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Discussion Starter · #1 ·
Everyone knows that Timothy Lake is the crawdad meathole. When God said, "Let there be crawdads" there was Billy Chinook.

Anyone want to give up there favorite crawdadin' holes? Your second fav?

I've heard the biggest crawdiddlydaddies in the US are in the Columbia River. Once knew of a man....went by the name of Homer.....arms like tree trunks....and a thatch of hair, red as the fires of hell....claims to have caught a crawdad 9 inches long, missing one claw, weighing 1.5 lbs. Would you eat a Columbia River daddy?

Freak
 

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i don't think i'd eat a crawdad from the columbia. i've sworn off of bottom feeders (catfish, sturgeon and the like) for the most part but crabs and crawdads are the exception for me. that being said, their place of origin makes a huge difference for me. highland lakes are pretty free from a lot of the pollutants that plague lower elevation water bodies. long story short: eat one - no; use one for bait (sturgeon, B-run steelies??) - yes.

as for location, there's a lake not too far from PDX that i want to try out for daddies but i've got to get the boat done first. till then, i'm not telling.
 

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I like to think about dads in terms of quality , not size. If we think ecologically, the food chain (web nowadays) in lakes like tim and billy is only marginally rich. I imagine the crawbabies have to fight over the gobs of powerbait and the annual dieoff of planter trout. In the big CR, God only knows what they eat. Where was the nine incher caught? Near Hanford?

In my book, the coastal craw is the finest. These babies are nourished by the seasonal banquet of spawned out (but nutritious) ocean going salmonids. They are delicately flavored by the essence of sitka spruce and tannic acid.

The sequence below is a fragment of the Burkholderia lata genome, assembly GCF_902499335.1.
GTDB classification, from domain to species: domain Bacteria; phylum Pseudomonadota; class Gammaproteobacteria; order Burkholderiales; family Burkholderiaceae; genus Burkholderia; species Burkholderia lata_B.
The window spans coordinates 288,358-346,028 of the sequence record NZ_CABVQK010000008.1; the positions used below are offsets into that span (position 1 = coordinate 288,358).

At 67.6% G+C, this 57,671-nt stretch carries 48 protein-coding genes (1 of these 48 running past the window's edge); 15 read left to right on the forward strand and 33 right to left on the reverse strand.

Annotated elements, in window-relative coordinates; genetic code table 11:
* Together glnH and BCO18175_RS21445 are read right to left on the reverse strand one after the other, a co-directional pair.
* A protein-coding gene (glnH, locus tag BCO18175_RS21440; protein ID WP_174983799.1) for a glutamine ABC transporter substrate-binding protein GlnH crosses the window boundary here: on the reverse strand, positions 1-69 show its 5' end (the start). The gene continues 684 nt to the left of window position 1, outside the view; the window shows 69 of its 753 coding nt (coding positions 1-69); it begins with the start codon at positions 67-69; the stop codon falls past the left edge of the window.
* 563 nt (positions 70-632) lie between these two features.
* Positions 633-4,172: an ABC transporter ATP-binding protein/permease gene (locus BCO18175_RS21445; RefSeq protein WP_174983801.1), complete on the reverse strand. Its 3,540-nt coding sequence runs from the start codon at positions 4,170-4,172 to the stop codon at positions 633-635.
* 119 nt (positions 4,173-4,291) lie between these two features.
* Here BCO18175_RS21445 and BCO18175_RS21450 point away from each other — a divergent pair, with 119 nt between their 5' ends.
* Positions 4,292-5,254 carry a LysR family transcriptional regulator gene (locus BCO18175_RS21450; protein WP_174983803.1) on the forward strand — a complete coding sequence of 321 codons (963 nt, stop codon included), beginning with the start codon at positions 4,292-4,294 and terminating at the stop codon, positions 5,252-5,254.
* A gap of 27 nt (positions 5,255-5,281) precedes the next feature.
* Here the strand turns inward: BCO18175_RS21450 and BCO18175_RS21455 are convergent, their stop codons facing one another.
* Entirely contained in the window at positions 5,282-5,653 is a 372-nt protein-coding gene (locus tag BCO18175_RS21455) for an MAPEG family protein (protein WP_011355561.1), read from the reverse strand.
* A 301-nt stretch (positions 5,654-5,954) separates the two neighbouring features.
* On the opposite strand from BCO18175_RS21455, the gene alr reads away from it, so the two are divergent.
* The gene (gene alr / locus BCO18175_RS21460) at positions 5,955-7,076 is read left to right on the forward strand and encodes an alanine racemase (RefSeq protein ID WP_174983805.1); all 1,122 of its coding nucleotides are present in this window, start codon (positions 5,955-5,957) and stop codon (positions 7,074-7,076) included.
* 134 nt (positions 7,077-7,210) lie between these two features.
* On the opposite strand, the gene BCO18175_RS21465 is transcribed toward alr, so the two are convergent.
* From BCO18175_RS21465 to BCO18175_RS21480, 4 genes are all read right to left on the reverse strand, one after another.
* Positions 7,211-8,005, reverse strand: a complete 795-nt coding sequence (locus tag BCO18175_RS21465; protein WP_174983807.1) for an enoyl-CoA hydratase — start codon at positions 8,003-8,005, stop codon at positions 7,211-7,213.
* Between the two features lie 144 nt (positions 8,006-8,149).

Two weeks ago I put out a couple traps for a couple hours and got a couple dozen on the nehalem. Man they were tasty.

 

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I know some folks who pull nearly 300 pnds of crawfish from the pudding river every year. It doesnt take them very long either. Many of these crawdads are huge. They taste fantastic, just wouldnt eat them more than one or two times a year, for fear of pollutants.
 

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I am with Tundra on this one. I grew up in Woodburn and the Pudding river is the best and most under trapped river in the area. The Crawdads are great and the numbers are impressive...
 

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My mom and dad used to do a lot of trapping around Kalama ... Trojan!

'Course ... they're dead now. Just a coincidence.
 

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BIG DADS? COLUMBIA? Where you ask? Above John Day Dam... Roosevelt to be exact... I will eat'm They are BIG and BAD.
 

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Discussion Starter · #9 ·
Once helped a friend demo a house on the Siuslaw over a couple of weekends. Not sure how far up we were, but we saw steelies spawning. The water was the color of tea with the tannins in it. What blew my mind was the crawdads were bright orange, like they came pre-boiled. You could see them scattered along the river bottom.

The next week I threw in some traps. They were tasty, but I can't say they were any better than ones I had caught in Timothy.

Is the bright color unique to the Siuslaw or to coastal rivers? Never seen it before.

Anyone ever dad the Siletz? I'll be fishing Coyote Rock the last two weekends of Sept. How far upriver do you need to go to catch crawdads?

Freak
 

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I eat on big mess a year. :cheers:
 
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